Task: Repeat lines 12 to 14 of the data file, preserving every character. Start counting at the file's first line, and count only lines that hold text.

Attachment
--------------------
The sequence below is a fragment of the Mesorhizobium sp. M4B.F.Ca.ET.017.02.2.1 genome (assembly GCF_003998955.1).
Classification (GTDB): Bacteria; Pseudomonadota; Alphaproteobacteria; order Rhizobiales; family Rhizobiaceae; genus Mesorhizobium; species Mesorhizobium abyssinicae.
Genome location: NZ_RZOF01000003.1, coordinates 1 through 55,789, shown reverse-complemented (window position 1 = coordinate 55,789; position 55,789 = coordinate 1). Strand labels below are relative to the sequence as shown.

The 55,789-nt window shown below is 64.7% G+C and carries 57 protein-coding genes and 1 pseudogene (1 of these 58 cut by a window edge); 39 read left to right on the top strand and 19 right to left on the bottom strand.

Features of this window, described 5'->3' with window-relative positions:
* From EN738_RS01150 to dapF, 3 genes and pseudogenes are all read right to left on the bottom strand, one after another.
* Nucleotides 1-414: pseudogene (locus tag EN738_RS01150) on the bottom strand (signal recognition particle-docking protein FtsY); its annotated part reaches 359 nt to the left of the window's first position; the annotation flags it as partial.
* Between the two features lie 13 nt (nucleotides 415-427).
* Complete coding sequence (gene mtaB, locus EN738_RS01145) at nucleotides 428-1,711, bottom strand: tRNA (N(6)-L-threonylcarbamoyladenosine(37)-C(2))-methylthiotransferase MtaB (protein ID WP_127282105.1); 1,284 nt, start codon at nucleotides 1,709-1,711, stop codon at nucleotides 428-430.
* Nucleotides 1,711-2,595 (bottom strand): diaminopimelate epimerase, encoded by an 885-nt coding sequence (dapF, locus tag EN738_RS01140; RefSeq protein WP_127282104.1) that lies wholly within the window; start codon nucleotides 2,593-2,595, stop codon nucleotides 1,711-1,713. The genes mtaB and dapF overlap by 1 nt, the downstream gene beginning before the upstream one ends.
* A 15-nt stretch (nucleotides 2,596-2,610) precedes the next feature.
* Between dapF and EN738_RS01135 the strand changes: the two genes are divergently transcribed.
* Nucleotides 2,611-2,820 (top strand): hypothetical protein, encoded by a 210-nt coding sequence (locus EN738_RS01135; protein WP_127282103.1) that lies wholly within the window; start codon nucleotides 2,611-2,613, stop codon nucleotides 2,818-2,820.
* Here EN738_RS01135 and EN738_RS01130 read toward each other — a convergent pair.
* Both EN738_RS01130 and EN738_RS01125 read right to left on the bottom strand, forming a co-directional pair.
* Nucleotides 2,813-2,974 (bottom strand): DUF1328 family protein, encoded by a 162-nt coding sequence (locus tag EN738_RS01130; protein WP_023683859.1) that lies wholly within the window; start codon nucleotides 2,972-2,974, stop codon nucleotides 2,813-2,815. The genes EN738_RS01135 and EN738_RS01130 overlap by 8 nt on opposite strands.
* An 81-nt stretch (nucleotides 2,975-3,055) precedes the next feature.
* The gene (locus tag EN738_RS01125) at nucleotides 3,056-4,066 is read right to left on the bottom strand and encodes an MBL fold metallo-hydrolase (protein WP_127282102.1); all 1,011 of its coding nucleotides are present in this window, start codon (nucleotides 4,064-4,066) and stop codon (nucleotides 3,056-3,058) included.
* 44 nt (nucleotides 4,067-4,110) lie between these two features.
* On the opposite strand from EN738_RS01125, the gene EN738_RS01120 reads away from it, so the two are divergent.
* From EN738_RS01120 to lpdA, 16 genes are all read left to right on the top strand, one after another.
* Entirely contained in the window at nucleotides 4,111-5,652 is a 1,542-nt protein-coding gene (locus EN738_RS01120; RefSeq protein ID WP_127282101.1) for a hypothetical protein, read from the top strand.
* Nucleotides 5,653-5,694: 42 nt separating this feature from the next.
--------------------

* Between dapF and EN738_RS01135 the strand changes: the two genes are divergently transcribed.
* Nucleotides 2,611-2,820 (top strand): hypothetical protein, encoded by a 210-nt coding sequence (locus EN738_RS01135; protein WP_127282103.1) that lies wholly within the window; start codon nucleotides 2,611-2,613, stop codon nucleotides 2,818-2,820.
* Here EN738_RS01135 and EN738_RS01130 read toward each other — a convergent pair.